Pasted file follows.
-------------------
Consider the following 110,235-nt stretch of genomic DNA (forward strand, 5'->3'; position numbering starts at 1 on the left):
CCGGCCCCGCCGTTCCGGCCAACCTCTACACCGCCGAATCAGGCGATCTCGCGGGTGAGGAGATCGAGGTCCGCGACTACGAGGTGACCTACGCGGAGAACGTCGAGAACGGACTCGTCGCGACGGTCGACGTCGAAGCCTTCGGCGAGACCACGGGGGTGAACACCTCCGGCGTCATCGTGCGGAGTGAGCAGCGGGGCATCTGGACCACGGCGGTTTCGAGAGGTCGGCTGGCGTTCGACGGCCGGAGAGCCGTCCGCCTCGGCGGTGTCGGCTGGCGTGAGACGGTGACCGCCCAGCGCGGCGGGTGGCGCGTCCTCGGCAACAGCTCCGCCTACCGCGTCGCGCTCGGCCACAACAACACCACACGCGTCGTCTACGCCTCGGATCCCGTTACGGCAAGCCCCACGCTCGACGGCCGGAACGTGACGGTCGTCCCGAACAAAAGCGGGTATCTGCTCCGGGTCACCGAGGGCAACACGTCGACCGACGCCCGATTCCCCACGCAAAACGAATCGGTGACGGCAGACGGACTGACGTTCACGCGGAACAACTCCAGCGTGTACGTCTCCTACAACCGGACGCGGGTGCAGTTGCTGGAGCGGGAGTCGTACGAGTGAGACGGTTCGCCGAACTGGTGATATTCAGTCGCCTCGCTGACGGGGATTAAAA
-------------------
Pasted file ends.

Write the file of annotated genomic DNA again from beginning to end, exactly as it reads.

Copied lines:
Consider the following 110,235-nt stretch of genomic DNA (forward strand, 5'->3'; position numbering starts at 1 on the left):
CCGGCCCCGCCGTTCCGGCCAACCTCTACACCGCCGAATCAGGCGATCTCGCGGGTGAGGAGATCGAGGTCCGCGACTACGAGGTGACCTACGCGGAGAACGTCGAGAACGGACTCGTCGCGACGGTCGACGTCGAAGCCTTCGGCGAGACCACGGGGGTGAACACCTCCGGCGTCATCGTGCGGAGTGAGCAGCGGGGCATCTGGACCACGGCGGTTTCGAGAGGTCGGCTGGCGTTCGACGGCCGGAGAGCCGTCCGCCTCGGCGGTGTCGGCTGGCGTGAGACGGTGACCGCCCAGCGCGGCGGGTGGCGCGTCCTCGGCAACAGCTCCGCCTACCGCGTCGCGCTCGGCCACAACAACACCACACGCGTCGTCTACGCCTCGGATCCCGTTACGGCAAGCCCCACGCTCGACGGCCGGAACGTGACGGTCGTCCCGAACAAAAGCGGGTATCTGCTCCGGGTCACCGAGGGCAACACGTCGACCGACGCCCGATTCCCCACGCAAAACGAATCGGTGACGGCAGACGGACTGACGTTCACGCGGAACAACTCCAGCGTGTACGTCTCCTACAACCGGACGCGGGTGCAGTTGCTGGAGCGGGAGTCGTACGAGTGAGACGGTTCGCCGAACTGGTGATATTCAGTCGCCTCGCTGACGGGGATTAAAA